Ataskada: The Fire Temple in Ancient Zoroastrianism

Fire temples were firmly established by the time of the Parthian Empire. Introduction Fire Temples are places of worship in the Zoroastrian religion. They were known as ataskada (“house of fire”) by the Persians but are best known today by the name given them by the Greeks from their word pyratheia (fire temple). They are[…]

Ancient Mycenaean Civilization, 1700-1100 BCE

The Mycenaeans were indigenous Greeks who were likely stimulated by their contact with Minoan Crete and other Mediterranean cultures. By Mark CartwrightHistorian Introduction The Mycenaean civilization (c. 1700-1100 BCE) flourished in the Late Bronze Age, reaching its peak from the 15th to the 13th century BCE when it extended its influence not only throughout the[…]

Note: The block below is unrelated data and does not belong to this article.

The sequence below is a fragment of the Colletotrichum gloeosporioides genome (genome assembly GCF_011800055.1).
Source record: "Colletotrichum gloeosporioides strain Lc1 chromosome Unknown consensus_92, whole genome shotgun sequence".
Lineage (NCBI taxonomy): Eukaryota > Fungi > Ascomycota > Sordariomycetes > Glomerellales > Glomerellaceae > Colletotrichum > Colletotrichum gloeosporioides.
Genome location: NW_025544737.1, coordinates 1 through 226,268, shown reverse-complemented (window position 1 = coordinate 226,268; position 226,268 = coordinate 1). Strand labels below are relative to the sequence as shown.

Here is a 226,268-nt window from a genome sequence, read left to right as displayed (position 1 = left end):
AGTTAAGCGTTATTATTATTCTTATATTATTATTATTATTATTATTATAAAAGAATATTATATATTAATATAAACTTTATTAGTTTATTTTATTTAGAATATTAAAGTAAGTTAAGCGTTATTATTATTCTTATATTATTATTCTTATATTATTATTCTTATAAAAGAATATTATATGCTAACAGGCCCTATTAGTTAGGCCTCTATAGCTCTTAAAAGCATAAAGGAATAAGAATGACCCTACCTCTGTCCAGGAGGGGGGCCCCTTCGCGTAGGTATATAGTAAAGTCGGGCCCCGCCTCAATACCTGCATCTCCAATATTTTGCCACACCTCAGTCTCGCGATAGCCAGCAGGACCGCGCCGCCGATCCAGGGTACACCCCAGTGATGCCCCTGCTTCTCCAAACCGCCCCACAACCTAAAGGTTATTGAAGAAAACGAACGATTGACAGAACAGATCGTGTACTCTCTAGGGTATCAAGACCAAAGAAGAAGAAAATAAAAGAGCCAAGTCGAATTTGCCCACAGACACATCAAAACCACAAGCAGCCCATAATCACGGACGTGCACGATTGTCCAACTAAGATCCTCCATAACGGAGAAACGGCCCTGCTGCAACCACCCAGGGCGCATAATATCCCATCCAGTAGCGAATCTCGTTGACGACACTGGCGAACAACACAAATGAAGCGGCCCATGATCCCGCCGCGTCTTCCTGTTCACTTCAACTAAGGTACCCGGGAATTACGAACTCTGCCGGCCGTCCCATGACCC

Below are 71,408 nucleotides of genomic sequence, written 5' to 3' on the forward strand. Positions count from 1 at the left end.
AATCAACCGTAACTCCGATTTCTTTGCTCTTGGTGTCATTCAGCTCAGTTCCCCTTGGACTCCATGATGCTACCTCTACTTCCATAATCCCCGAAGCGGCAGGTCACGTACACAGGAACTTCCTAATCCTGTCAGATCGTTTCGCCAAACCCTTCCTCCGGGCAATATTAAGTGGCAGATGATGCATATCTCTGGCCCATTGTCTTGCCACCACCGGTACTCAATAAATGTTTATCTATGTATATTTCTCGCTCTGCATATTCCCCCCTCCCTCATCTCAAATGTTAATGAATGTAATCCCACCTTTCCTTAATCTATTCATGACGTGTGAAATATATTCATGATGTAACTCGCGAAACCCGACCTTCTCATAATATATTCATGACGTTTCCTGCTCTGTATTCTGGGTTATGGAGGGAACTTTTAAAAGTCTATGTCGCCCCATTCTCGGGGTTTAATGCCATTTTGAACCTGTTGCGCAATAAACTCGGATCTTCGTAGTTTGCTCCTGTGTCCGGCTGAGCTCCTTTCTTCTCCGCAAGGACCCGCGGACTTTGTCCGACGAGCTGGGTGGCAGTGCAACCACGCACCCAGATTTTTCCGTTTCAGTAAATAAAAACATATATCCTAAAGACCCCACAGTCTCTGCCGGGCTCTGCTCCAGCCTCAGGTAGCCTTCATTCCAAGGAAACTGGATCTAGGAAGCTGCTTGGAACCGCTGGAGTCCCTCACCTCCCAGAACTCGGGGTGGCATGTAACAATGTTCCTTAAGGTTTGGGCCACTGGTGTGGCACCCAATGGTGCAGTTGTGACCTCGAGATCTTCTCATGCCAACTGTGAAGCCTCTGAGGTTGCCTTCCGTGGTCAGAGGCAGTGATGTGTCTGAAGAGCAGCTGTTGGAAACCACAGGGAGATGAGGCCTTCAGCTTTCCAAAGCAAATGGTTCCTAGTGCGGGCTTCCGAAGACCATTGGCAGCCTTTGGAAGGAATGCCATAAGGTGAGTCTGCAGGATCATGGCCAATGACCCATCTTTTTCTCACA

A Flair for the Dramatic: Baroque Architecture in Early Modern Europe

The period was characterized by a fluidity of design accented by a sense of drama. Introduction The seventeenth and early eighteenth centuries marked the Baroque period in Europe and the Americas. The period was characterized by a fluidity of design accented by a sense of drama. The architecture of the period departed from the traditionalist[…]

A History of the Italian Renaissance

The Italian Renaissance began in Tuscany, centered in the cities of Florence and Siena. Introduction The Italian Renaissance began the opening phase of the Renaissance, a period of great cultural change and achievement in Europe that spanned the period from the end of the fourteenth century to about 1600, marking the transition between Medieval and[…]

Temple of Liberty: Building the Capitol for a New Nation